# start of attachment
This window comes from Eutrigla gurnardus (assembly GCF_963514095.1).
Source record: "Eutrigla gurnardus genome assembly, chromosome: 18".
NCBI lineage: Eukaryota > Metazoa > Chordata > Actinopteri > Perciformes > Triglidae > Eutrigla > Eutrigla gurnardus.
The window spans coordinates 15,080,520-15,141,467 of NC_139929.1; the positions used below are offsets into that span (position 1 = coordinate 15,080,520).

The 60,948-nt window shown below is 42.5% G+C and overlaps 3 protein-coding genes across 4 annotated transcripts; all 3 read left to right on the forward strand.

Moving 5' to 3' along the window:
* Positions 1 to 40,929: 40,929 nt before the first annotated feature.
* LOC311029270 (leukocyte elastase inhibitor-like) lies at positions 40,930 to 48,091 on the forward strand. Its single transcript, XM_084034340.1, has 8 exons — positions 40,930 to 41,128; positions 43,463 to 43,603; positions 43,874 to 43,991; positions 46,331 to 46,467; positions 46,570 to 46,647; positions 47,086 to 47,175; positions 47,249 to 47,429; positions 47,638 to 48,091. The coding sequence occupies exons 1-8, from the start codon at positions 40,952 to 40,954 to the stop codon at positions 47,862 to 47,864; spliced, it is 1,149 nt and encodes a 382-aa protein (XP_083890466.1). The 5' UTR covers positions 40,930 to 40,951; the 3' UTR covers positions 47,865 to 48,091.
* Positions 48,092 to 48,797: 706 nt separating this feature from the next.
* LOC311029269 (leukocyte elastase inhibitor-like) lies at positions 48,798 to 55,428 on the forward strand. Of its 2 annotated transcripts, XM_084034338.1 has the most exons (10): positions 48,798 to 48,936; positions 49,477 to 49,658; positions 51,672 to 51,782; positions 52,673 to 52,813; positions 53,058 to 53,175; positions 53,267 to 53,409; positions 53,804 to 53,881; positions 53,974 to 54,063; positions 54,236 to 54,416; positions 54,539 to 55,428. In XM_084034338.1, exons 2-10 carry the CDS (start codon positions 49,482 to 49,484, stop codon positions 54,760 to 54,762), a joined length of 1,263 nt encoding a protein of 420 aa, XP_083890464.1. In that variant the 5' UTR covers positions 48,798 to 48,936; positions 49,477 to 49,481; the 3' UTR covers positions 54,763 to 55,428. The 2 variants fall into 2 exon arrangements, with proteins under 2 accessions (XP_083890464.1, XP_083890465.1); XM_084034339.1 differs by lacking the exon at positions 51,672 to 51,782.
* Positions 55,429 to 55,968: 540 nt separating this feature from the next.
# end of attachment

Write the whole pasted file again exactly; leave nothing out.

This window comes from Eutrigla gurnardus (assembly GCF_963514095.1).
Source record: "Eutrigla gurnardus genome assembly, chromosome: 18".
NCBI lineage: Eukaryota > Metazoa > Chordata > Actinopteri > Perciformes > Triglidae > Eutrigla > Eutrigla gurnardus.
The window spans coordinates 15,080,520-15,141,467 of NC_139929.1; the positions used below are offsets into that span (position 1 = coordinate 15,080,520).

The 60,948-nt window shown below is 42.5% G+C and overlaps 3 protein-coding genes across 4 annotated transcripts; all 3 read left to right on the forward strand.

Moving 5' to 3' along the window:
* Positions 1 to 40,929: 40,929 nt before the first annotated feature.
* LOC311029270 (leukocyte elastase inhibitor-like) lies at positions 40,930 to 48,091 on the forward strand. Its single transcript, XM_084034340.1, has 8 exons — positions 40,930 to 41,128; positions 43,463 to 43,603; positions 43,874 to 43,991; positions 46,331 to 46,467; positions 46,570 to 46,647; positions 47,086 to 47,175; positions 47,249 to 47,429; positions 47,638 to 48,091. The coding sequence occupies exons 1-8, from the start codon at positions 40,952 to 40,954 to the stop codon at positions 47,862 to 47,864; spliced, it is 1,149 nt and encodes a 382-aa protein (XP_083890466.1). The 5' UTR covers positions 40,930 to 40,951; the 3' UTR covers positions 47,865 to 48,091.
* Positions 48,092 to 48,797: 706 nt separating this feature from the next.
* LOC311029269 (leukocyte elastase inhibitor-like) lies at positions 48,798 to 55,428 on the forward strand. Of its 2 annotated transcripts, XM_084034338.1 has the most exons (10): positions 48,798 to 48,936; positions 49,477 to 49,658; positions 51,672 to 51,782; positions 52,673 to 52,813; positions 53,058 to 53,175; positions 53,267 to 53,409; positions 53,804 to 53,881; positions 53,974 to 54,063; positions 54,236 to 54,416; positions 54,539 to 55,428. In XM_084034338.1, exons 2-10 carry the CDS (start codon positions 49,482 to 49,484, stop codon positions 54,760 to 54,762), a joined length of 1,263 nt encoding a protein of 420 aa, XP_083890464.1. In that variant the 5' UTR covers positions 48,798 to 48,936; positions 49,477 to 49,481; the 3' UTR covers positions 54,763 to 55,428. The 2 variants fall into 2 exon arrangements, with proteins under 2 accessions (XP_083890464.1, XP_083890465.1); XM_084034339.1 differs by lacking the exon at positions 51,672 to 51,782.
* Positions 55,429 to 55,968: 540 nt separating this feature from the next.